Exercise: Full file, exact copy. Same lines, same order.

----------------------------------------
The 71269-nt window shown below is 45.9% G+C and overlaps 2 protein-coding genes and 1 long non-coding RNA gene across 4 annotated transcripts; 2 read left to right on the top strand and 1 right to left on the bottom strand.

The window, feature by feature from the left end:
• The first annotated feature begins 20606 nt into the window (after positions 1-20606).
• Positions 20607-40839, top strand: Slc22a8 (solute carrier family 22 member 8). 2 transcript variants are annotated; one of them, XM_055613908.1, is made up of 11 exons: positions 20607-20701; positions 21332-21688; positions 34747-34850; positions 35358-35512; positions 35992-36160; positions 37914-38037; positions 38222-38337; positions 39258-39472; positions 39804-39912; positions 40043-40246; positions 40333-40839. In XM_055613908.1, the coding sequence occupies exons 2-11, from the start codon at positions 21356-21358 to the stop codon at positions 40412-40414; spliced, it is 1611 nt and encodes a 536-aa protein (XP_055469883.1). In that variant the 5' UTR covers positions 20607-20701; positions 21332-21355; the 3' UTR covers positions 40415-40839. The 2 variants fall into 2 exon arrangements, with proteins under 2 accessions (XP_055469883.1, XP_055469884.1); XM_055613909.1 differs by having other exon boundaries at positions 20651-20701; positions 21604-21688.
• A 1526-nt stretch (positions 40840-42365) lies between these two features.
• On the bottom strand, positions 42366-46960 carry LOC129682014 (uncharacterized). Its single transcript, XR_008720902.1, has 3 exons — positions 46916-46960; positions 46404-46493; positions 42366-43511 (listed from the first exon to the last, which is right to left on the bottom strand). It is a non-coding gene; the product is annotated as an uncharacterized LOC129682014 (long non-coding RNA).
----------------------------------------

The 71269-nt window shown below is 45.9% G+C and overlaps 2 protein-coding genes and 1 long non-coding RNA gene across 4 annotated transcripts; 2 read left to right on the top strand and 1 right to left on the bottom strand.

The window, feature by feature from the left end:
• The first annotated feature begins 20606 nt into the window (after positions 1-20606).
• Positions 20607-40839, top strand: Slc22a8 (solute carrier family 22 member 8). 2 transcript variants are annotated; one of them, XM_055613908.1, is made up of 11 exons: positions 20607-20701; positions 21332-21688; positions 34747-34850; positions 35358-35512; positions 35992-36160; positions 37914-38037; positions 38222-38337; positions 39258-39472; positions 39804-39912; positions 40043-40246; positions 40333-40839. In XM_055613908.1, the coding sequence occupies exons 2-11, from the start codon at positions 21356-21358 to the stop codon at positions 40412-40414; spliced, it is 1611 nt and encodes a 536-aa protein (XP_055469883.1). In that variant the 5' UTR covers positions 20607-20701; positions 21332-21355; the 3' UTR covers positions 40415-40839. The 2 variants fall into 2 exon arrangements, with proteins under 2 accessions (XP_055469883.1, XP_055469884.1); XM_055613909.1 differs by having other exon boundaries at positions 20651-20701; positions 21604-21688.
• A 1526-nt stretch (positions 40840-42365) lies between these two features.
• On the bottom strand, positions 42366-46960 carry LOC129682014 (uncharacterized). Its single transcript, XR_008720902.1, has 3 exons — positions 46916-46960; positions 46404-46493; positions 42366-43511 (listed from the first exon to the last, which is right to left on the bottom strand). It is a non-coding gene; the product is annotated as an uncharacterized LOC129682014 (long non-coding RNA).